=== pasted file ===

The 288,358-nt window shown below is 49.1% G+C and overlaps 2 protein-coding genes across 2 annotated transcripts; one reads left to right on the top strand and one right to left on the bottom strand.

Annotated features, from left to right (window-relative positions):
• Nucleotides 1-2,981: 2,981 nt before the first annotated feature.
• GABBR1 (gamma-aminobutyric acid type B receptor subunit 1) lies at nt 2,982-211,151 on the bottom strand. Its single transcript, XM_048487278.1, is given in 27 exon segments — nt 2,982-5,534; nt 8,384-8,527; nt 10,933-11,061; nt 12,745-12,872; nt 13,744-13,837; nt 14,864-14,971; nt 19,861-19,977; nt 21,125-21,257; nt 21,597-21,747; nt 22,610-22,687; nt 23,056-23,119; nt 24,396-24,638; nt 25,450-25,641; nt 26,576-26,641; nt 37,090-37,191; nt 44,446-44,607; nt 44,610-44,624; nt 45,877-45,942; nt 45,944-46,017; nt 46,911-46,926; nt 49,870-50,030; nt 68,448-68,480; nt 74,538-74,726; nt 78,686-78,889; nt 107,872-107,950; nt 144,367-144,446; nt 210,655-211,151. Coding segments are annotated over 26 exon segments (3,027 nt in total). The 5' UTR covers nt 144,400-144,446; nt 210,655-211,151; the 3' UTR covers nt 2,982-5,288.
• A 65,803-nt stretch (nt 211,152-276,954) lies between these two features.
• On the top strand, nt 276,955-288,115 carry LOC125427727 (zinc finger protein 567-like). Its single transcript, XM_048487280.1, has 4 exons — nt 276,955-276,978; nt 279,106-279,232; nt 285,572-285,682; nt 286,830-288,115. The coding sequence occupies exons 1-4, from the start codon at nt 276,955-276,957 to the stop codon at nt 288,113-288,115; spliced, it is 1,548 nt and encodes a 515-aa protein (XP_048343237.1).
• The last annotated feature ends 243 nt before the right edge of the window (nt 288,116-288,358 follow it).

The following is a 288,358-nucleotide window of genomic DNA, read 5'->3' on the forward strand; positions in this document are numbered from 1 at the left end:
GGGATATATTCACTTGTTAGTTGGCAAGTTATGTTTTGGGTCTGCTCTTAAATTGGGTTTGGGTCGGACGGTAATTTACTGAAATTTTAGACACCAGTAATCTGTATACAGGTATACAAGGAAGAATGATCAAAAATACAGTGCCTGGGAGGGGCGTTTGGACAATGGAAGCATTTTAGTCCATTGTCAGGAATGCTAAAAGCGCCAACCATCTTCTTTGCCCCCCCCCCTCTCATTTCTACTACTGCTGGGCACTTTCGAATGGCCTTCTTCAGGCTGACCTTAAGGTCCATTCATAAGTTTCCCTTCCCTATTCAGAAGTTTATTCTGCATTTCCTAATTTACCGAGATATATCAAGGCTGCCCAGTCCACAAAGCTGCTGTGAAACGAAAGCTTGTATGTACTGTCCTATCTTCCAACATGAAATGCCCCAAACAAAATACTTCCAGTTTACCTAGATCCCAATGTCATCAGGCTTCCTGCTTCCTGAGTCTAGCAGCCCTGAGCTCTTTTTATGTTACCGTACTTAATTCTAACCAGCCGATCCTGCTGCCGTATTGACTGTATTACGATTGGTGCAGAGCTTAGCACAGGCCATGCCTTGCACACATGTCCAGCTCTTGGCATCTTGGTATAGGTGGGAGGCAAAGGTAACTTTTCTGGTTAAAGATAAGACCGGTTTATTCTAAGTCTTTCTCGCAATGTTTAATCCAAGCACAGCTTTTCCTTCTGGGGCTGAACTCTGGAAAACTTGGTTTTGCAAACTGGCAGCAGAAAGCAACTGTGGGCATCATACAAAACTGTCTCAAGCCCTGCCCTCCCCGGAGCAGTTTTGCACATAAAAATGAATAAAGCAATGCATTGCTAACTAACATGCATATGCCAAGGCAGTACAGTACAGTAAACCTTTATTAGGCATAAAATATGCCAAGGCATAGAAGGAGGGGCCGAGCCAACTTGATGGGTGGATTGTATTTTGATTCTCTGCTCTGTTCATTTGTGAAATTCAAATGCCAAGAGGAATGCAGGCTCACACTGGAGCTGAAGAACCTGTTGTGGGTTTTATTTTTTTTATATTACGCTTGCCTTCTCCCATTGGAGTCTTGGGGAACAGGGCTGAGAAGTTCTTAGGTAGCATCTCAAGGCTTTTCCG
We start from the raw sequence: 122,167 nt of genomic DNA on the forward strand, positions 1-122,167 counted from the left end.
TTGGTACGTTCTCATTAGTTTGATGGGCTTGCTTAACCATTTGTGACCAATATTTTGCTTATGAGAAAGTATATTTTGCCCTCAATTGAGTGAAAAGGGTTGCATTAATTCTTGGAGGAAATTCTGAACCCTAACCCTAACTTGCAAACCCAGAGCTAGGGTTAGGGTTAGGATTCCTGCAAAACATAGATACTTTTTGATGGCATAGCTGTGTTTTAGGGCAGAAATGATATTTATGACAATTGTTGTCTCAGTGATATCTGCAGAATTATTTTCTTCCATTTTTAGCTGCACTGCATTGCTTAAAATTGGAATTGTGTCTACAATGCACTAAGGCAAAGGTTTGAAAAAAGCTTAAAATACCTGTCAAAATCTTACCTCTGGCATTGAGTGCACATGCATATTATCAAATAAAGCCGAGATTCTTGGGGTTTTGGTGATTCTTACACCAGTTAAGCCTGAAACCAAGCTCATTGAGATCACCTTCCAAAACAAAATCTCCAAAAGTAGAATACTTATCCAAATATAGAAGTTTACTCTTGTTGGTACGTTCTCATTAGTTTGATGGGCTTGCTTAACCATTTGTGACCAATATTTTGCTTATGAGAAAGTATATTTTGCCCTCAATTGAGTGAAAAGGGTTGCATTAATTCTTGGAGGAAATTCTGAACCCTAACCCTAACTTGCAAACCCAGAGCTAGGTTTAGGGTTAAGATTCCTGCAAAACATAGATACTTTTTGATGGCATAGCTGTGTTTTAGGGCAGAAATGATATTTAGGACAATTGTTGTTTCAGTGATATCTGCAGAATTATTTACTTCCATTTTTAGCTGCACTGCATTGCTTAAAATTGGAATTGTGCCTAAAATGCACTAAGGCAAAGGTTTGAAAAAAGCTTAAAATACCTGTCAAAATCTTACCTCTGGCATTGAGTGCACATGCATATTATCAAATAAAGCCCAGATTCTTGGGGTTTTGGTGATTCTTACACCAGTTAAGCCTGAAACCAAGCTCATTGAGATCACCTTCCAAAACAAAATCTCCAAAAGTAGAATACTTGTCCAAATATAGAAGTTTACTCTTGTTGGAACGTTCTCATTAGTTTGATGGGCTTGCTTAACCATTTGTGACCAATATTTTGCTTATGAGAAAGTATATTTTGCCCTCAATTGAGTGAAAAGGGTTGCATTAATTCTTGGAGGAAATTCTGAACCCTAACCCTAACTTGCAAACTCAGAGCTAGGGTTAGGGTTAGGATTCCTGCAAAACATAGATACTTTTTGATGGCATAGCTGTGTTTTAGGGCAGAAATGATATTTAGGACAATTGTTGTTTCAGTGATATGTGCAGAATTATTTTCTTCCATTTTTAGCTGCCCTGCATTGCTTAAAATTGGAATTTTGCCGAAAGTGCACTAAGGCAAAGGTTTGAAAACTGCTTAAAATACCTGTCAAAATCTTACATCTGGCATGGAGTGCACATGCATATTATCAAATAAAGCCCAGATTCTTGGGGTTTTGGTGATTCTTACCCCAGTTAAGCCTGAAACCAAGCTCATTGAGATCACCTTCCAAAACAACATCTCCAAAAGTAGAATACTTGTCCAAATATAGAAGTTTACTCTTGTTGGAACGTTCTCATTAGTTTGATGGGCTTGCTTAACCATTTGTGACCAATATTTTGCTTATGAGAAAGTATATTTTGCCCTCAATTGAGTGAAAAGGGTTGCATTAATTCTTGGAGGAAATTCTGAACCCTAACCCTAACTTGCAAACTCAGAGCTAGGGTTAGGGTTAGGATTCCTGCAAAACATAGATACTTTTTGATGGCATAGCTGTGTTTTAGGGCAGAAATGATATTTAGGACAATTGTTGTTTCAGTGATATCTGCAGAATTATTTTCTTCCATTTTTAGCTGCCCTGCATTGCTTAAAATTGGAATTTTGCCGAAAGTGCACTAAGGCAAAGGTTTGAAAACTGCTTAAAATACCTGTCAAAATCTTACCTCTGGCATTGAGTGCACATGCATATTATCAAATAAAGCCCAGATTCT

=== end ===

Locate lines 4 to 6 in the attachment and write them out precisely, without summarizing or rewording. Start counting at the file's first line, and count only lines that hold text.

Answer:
• GABBR1 (gamma-aminobutyric acid type B receptor subunit 1) lies at nt 2,982-211,151 on the bottom strand. Its single transcript, XM_048487278.1, is given in 27 exon segments — nt 2,982-5,534; nt 8,384-8,527; nt 10,933-11,061; nt 12,745-12,872; nt 13,744-13,837; nt 14,864-14,971; nt 19,861-19,977; nt 21,125-21,257; nt 21,597-21,747; nt 22,610-22,687; nt 23,056-23,119; nt 24,396-24,638; nt 25,450-25,641; nt 26,576-26,641; nt 37,090-37,191; nt 44,446-44,607; nt 44,610-44,624; nt 45,877-45,942; nt 45,944-46,017; nt 46,911-46,926; nt 49,870-50,030; nt 68,448-68,480; nt 74,538-74,726; nt 78,686-78,889; nt 107,872-107,950; nt 144,367-144,446; nt 210,655-211,151. Coding segments are annotated over 26 exon segments (3,027 nt in total). The 5' UTR covers nt 144,400-144,446; nt 210,655-211,151; the 3' UTR covers nt 2,982-5,288.
• A 65,803-nt stretch (nt 211,152-276,954) lies between these two features.
• On the top strand, nt 276,955-288,115 carry LOC125427727 (zinc finger protein 567-like). Its single transcript, XM_048487280.1, has 4 exons — nt 276,955-276,978; nt 279,106-279,232; nt 285,572-285,682; nt 286,830-288,115. The coding sequence occupies exons 1-4, from the start codon at nt 276,955-276,957 to the stop codon at nt 288,113-288,115; spliced, it is 1,548 nt and encodes a 515-aa protein (XP_048343237.1).